Jenny Matthau, director at the National Gourmet Insitute in NYC believes that as a nation we are overfed and undernourished.

Not long ago the phrase “natural gourmet” seemed like an oxymoron. Gourmet cuisine meant French, buttery and rich, and natural was a nascent new-age movement embraced mostly by crunchy Californians. The Natural Gourmet Institute in New York, which celebrated its thirtieth anniversary in November, has been a pioneer in bridging the gap.


The school now has two branches, one for budding chefs and one for the public. “One is vocational, the other is avocational,” explains Jenny Mathau, who has been involved with the school as a teacher or administrator for 25 years. But the beliefs, she says, are the same—and they are making their way into the mainstream American diet, including our kids’ meals.

Travelingmom founder TMOM Orlando spoke with Jenny Matthau recently about the school’s philosophy and how to choose healthy foods for your family in the face of so many confusing choices:

TMOM: How did the school get started?

Jenny: The school was founded in 1977 by Dr. Annmarie Colbin who offered classes for the public out of her home kitchen on the Upper West Side. It was macrobiotic then and it’s become much broader and more eclectic.  

TMOM: How did you first become involved in the school?

Jenny: I came to the school as a student in the early 1980’s. I quickly started teaching and then administrating. I am mostly self-educated and I worked as a private chef. I traveled all over New York City and I cooked for all different kinds of people, from strict macrobiotics to carnivores—sometimes in the same family.

TMOM: What is your core message or belief? Is everything organic?   

Jenny: We advocate organic whenever possible. But the reality is that in New York City it’s too expensive to get everything organic. Instead, we try to buy high quality food like seasonal and local produce [CK]. The core message is that the bulk of your diet should be fresh, whole unprocessed foods. If we look at the way people ate 150 years ago and compare it to the way we eat nowadays, people eat almost all refined foods today. And the more processed the food is, the less nutritious it is. It has sort of become cliché, but as a nation, we are overfed and undernourished.

TMOM: How has the school changed over the years?

Jenny: Many of us have come to feel that we are not all that sustained on a very restricted diet. As a result very few of the people who work here are strict vegetarians—even though a lot of people think of this school as being the vegetarian school. It is an unfortunate misconception. The biggest problem with our food supply is food quality and processing—not that people are eating too much meat. Yes, Americans eat too much meat from unhealthy animals pumped full of growth hormone and antibiotics. They are also feeding the animals the wrong food so the composition of the meat is very different. So it totally affects the quality of the meat.  The kinds of animals that we used to eat were a lot leaner when we were hunting wild animals that ate wild plants.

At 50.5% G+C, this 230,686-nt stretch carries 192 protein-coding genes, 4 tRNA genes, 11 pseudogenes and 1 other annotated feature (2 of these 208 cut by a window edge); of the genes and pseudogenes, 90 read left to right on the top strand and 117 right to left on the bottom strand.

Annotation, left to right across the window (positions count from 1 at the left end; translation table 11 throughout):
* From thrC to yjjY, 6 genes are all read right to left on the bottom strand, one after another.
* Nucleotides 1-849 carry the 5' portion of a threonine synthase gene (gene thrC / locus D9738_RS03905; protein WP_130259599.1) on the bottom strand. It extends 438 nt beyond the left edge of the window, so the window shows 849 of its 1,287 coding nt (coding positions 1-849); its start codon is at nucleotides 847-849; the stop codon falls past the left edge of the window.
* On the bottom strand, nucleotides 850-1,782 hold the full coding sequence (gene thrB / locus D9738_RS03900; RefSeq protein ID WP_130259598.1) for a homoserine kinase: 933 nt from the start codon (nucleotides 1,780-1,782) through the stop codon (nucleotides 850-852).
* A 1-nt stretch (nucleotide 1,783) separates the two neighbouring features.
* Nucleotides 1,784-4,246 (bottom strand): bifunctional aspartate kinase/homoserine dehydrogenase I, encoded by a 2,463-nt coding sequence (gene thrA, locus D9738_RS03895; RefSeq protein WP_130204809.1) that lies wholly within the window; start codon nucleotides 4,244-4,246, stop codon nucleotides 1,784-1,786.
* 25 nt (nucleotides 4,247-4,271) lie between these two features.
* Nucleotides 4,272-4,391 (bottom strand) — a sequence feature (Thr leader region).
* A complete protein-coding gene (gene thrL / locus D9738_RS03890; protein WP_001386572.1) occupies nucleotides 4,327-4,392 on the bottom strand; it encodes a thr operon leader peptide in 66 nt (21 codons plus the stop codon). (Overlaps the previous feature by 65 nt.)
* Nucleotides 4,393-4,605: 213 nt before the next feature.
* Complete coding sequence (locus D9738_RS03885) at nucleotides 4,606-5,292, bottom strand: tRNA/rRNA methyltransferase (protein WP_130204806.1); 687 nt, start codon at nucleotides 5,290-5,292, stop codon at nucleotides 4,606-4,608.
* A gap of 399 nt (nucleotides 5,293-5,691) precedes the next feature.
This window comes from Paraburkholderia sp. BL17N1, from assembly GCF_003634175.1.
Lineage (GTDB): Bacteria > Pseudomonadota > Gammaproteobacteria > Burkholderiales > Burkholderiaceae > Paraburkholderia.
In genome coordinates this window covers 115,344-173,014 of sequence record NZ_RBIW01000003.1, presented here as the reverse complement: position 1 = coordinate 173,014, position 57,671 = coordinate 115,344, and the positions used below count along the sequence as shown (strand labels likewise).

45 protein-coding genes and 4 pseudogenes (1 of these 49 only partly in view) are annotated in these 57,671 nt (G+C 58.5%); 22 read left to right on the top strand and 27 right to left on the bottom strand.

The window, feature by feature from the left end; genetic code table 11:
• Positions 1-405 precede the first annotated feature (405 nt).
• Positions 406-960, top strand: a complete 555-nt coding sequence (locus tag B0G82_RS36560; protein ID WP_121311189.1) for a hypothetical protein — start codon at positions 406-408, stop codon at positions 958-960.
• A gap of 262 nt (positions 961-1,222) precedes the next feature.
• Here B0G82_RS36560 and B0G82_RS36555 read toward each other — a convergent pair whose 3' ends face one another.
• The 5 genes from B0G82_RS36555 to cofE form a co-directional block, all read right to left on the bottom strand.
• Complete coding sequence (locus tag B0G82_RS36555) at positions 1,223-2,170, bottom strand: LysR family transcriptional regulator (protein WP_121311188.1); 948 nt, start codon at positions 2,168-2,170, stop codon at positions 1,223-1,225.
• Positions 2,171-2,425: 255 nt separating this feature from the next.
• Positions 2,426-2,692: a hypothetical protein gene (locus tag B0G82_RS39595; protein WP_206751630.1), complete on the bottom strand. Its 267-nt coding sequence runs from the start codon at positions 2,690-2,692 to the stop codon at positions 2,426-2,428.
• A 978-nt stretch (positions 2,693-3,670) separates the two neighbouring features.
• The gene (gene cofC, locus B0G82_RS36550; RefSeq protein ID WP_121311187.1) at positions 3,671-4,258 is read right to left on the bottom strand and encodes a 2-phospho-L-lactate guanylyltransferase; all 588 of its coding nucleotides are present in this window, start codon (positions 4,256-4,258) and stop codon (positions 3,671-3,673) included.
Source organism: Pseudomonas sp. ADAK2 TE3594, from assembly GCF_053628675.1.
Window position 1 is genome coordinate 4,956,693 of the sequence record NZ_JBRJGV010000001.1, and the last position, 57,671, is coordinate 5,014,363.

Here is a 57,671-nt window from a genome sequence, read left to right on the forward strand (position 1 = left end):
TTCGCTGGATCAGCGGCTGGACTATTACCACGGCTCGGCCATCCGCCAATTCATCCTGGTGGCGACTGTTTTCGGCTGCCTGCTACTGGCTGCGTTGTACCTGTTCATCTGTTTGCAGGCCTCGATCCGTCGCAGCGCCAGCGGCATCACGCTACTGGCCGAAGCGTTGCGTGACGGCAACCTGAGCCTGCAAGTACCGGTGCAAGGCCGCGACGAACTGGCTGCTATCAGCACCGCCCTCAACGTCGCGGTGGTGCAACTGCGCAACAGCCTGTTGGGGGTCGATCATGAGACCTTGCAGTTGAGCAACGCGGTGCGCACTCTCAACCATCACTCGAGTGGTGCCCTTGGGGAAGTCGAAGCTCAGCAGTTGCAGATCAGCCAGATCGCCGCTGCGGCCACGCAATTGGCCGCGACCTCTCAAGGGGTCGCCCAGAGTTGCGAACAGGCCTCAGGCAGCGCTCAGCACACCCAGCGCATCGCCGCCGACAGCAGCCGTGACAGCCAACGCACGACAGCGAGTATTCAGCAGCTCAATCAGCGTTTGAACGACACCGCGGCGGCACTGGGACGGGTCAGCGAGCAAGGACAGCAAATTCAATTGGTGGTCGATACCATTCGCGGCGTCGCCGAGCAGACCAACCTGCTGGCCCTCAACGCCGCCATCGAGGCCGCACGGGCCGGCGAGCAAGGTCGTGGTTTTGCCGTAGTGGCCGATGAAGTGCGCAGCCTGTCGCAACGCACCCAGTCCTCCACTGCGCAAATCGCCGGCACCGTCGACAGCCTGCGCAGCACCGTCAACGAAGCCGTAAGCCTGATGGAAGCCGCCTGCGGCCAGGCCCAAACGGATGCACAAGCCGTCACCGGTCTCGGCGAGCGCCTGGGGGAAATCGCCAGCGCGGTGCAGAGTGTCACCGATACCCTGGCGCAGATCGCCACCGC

TMOM: I’m still not sure if a grain-fed chicken is better than another kind, or if a grain fed cow is better than a grass fed cow?

Jenny: We want free range and we also want organic, but if you’re buying from a large corporation and they’re saying it’s free range, this can be vague and mean that they have access to

the outdoors. How often that door is actually open is and how often they get outside? If the company has no commitment to the belief that going out and eating bugs and grubs is going to nutritionally enhance the quality of the meat, then who knows how much they are doing it.  I have a lot more trust in buying from the small, local farmer than buying from some faceless corporation.

TMOM: How about fish?

Jenny: The same is true with fish.  Wild fish is always preferable to farm raised. There is a very concrete nutritional difference, which is determined largely by what the animal is eating. When you order salmon in a restaurant, unless it specifically says wild salmon, it’s farm-raised salmon, which has the highest antibiotic residue of any animal and they often put dye in the pellets that they are fed. The fish is much lower in omega 3 fatty acids. 

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